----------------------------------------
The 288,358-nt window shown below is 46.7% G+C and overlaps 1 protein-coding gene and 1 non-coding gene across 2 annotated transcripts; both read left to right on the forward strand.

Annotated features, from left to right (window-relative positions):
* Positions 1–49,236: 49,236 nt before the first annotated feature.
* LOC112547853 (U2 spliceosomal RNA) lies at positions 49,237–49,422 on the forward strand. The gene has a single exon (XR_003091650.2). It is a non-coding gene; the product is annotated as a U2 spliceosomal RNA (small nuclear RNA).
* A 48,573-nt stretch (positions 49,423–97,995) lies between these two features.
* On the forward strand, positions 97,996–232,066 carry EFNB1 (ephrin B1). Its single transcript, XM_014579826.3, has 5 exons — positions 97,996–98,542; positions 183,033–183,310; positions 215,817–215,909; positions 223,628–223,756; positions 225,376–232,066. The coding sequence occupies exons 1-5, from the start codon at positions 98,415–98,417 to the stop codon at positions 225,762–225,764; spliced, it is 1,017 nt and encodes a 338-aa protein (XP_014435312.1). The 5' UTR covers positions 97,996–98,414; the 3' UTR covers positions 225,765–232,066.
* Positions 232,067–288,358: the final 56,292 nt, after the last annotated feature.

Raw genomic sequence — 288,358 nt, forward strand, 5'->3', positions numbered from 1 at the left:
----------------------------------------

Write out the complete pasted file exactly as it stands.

The 288,358-nt window shown below is 46.7% G+C and overlaps 1 protein-coding gene and 1 non-coding gene across 2 annotated transcripts; both read left to right on the forward strand.

Annotated features, from left to right (window-relative positions):
* Positions 1–49,236: 49,236 nt before the first annotated feature.
* LOC112547853 (U2 spliceosomal RNA) lies at positions 49,237–49,422 on the forward strand. The gene has a single exon (XR_003091650.2). It is a non-coding gene; the product is annotated as a U2 spliceosomal RNA (small nuclear RNA).
* A 48,573-nt stretch (positions 49,423–97,995) lies between these two features.
* On the forward strand, positions 97,996–232,066 carry EFNB1 (ephrin B1). Its single transcript, XM_014579826.3, has 5 exons — positions 97,996–98,542; positions 183,033–183,310; positions 215,817–215,909; positions 223,628–223,756; positions 225,376–232,066. The coding sequence occupies exons 1-5, from the start codon at positions 98,415–98,417 to the stop codon at positions 225,762–225,764; spliced, it is 1,017 nt and encodes a 338-aa protein (XP_014435312.1). The 5' UTR covers positions 97,996–98,414; the 3' UTR covers positions 225,765–232,066.
* Positions 232,067–288,358: the final 56,292 nt, after the last annotated feature.

Raw genomic sequence — 288,358 nt, forward strand, 5'->3', positions numbered from 1 at the left: